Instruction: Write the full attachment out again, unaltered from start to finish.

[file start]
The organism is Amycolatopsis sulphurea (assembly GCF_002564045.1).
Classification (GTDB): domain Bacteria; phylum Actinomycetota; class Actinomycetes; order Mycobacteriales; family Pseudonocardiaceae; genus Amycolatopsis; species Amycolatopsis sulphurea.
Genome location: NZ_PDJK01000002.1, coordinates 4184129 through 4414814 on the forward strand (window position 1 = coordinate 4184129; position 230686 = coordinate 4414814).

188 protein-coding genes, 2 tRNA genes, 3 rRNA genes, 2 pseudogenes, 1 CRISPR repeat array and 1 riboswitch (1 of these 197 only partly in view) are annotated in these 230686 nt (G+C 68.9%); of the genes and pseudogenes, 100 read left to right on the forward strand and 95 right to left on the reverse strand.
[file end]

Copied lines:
The organism is Amycolatopsis sulphurea (assembly GCF_002564045.1).
Classification (GTDB): domain Bacteria; phylum Actinomycetota; class Actinomycetes; order Mycobacteriales; family Pseudonocardiaceae; genus Amycolatopsis; species Amycolatopsis sulphurea.
Genome location: NZ_PDJK01000002.1, coordinates 4184129 through 4414814 on the forward strand (window position 1 = coordinate 4184129; position 230686 = coordinate 4414814).

188 protein-coding genes, 2 tRNA genes, 3 rRNA genes, 2 pseudogenes, 1 CRISPR repeat array and 1 riboswitch (1 of these 197 only partly in view) are annotated in these 230686 nt (G+C 68.9%); of the genes and pseudogenes, 100 read left to right on the forward strand and 95 right to left on the reverse strand.